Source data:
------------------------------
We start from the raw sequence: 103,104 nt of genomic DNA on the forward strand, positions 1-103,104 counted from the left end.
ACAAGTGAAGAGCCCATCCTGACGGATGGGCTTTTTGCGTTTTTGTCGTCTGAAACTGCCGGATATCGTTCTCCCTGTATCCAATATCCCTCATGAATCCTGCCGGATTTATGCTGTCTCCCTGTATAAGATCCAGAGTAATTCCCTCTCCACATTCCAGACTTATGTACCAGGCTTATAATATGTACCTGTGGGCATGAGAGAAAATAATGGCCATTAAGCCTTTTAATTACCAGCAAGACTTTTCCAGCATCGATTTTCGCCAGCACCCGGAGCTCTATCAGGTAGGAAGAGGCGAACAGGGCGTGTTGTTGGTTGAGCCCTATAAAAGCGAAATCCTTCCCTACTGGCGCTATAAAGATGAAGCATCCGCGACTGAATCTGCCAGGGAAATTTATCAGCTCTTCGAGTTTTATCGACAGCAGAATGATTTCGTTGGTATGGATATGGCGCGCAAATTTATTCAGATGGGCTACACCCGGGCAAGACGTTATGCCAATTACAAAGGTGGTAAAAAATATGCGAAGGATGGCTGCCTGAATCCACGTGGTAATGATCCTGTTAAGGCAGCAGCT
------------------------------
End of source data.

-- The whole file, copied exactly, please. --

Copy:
We start from the raw sequence: 103,104 nt of genomic DNA on the forward strand, positions 1-103,104 counted from the left end.
ACAAGTGAAGAGCCCATCCTGACGGATGGGCTTTTTGCGTTTTTGTCGTCTGAAACTGCCGGATATCGTTCTCCCTGTATCCAATATCCCTCATGAATCCTGCCGGATTTATGCTGTCTCCCTGTATAAGATCCAGAGTAATTCCCTCTCCACATTCCAGACTTATGTACCAGGCTTATAATATGTACCTGTGGGCATGAGAGAAAATAATGGCCATTAAGCCTTTTAATTACCAGCAAGACTTTTCCAGCATCGATTTTCGCCAGCACCCGGAGCTCTATCAGGTAGGAAGAGGCGAACAGGGCGTGTTGTTGGTTGAGCCCTATAAAAGCGAAATCCTTCCCTACTGGCGCTATAAAGATGAAGCATCCGCGACTGAATCTGCCAGGGAAATTTATCAGCTCTTCGAGTTTTATCGACAGCAGAATGATTTCGTTGGTATGGATATGGCGCGCAAATTTATTCAGATGGGCTACACCCGGGCAAGACGTTATGCCAATTACAAAGGTGGTAAAAAATATGCGAAGGATGGCTGCCTGAATCCACGTGGTAATGATCCTGTTAAGGCAGCAGCT